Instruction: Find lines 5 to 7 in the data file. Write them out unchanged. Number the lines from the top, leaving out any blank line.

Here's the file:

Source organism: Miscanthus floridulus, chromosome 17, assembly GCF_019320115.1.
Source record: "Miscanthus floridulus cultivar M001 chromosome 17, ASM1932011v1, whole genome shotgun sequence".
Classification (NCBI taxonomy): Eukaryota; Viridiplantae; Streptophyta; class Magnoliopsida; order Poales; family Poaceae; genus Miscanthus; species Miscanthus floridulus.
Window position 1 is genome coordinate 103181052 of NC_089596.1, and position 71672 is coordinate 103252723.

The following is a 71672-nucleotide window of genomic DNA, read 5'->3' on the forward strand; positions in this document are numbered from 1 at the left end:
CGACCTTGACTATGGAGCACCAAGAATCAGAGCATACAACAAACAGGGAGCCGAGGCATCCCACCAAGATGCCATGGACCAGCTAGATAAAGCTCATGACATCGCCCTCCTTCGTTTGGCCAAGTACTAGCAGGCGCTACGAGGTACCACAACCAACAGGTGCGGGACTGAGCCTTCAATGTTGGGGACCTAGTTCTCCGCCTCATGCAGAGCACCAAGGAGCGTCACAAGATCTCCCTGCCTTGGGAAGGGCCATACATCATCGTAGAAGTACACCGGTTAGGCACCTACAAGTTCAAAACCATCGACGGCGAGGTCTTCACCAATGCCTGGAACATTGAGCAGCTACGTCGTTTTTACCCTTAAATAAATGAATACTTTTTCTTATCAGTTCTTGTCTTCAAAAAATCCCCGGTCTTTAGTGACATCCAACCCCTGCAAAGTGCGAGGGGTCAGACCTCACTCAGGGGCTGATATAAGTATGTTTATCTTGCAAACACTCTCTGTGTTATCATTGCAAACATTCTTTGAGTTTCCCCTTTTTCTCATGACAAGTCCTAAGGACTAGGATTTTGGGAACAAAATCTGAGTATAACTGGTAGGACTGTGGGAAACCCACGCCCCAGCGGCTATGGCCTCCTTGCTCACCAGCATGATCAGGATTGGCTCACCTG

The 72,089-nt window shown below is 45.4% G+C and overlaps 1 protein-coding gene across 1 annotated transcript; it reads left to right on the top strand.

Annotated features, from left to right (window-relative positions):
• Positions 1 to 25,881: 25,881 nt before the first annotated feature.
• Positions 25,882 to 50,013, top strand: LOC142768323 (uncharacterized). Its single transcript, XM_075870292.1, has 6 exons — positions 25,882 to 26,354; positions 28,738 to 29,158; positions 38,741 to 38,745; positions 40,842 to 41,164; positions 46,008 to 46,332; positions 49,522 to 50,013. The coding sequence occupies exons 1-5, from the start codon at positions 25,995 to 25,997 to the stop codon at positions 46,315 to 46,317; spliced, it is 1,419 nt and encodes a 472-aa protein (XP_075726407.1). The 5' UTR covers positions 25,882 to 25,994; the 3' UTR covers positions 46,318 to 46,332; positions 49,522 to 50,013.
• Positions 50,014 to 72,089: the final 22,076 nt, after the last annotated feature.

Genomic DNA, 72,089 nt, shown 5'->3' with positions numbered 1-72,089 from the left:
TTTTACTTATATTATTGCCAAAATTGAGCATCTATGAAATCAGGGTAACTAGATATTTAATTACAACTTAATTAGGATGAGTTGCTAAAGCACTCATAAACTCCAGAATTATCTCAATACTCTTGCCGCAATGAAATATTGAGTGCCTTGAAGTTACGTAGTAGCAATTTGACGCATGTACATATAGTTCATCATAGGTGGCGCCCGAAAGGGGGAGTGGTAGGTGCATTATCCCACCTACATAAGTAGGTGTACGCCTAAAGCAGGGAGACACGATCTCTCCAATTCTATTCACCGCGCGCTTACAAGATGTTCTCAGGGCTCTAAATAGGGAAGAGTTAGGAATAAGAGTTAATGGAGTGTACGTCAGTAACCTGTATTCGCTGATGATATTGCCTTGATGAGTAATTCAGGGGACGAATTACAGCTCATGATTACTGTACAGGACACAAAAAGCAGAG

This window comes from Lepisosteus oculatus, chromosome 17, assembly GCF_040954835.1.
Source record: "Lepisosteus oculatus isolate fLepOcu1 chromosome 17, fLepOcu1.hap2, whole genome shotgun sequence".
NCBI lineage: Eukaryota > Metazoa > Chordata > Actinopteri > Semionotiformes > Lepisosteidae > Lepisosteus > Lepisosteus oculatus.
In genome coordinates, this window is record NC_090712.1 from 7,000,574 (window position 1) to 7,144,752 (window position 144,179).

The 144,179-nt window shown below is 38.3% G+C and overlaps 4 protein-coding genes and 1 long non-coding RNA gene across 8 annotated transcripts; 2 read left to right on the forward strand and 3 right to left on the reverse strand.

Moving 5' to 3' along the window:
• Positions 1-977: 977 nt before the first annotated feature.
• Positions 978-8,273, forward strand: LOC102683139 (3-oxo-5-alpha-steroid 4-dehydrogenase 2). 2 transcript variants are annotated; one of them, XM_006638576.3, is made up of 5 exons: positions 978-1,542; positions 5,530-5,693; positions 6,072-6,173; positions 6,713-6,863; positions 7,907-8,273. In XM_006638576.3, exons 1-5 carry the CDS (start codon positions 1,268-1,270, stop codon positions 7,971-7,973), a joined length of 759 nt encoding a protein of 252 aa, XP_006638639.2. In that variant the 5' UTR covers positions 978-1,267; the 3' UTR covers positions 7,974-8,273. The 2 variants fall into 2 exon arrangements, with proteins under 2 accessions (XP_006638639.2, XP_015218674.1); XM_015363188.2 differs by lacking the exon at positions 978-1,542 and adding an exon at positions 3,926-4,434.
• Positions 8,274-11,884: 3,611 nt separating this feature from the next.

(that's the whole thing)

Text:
The following is a 71672-nucleotide window of genomic DNA, read 5'->3' on the forward strand; positions in this document are numbered from 1 at the left end:
CGACCTTGACTATGGAGCACCAAGAATCAGAGCATACAACAAACAGGGAGCCGAGGCATCCCACCAAGATGCCATGGACCAGCTAGATAAAGCTCATGACATCGCCCTCCTTCGTTTGGCCAAGTACTAGCAGGCGCTACGAGGTACCACAACCAACAGGTGCGGGACTGAGCCTTCAATGTTGGGGACCTAGTTCTCCGCCTCATGCAGAGCACCAAGGAGCGTCACAAGATCTCCCTGCCTTGGGAAGGGCCATACATCATCGTAGAAGTACACCGGTTAGGCACCTACAAGTTCAAAACCATCGACGGCGAGGTCTTCACCAATGCCTGGAACATTGAGCAGCTACGTCGTTTTTACCCTTAAATAAATGAATACTTTTTCTTATCAGTTCTTGTCTTCAAAAAATCCCCGGTCTTTAGTGACATCCAACCCCTGCAAAGTGCGAGGGGTCAGACCTCACTCAGGGGCTGATATAAGTATGTTTATCTTGCAAACACTCTCTGTGTTATCATTGCAAACATTCTTTGAGTTTCCCCTTTTTCTCATGACAAGTCCTAAGGACTAGGATTTTGGGAACAAAATCTGAGTATAACTGGTAGGACTGTGGGAAACCCACGCCCCAGCGGCTATGGCCTCCTTGCTCACCAGCATGATCAGGATTGGCTCACCTG

The 72,089-nt window shown below is 45.4% G+C and overlaps 1 protein-coding gene across 1 annotated transcript; it reads left to right on the top strand.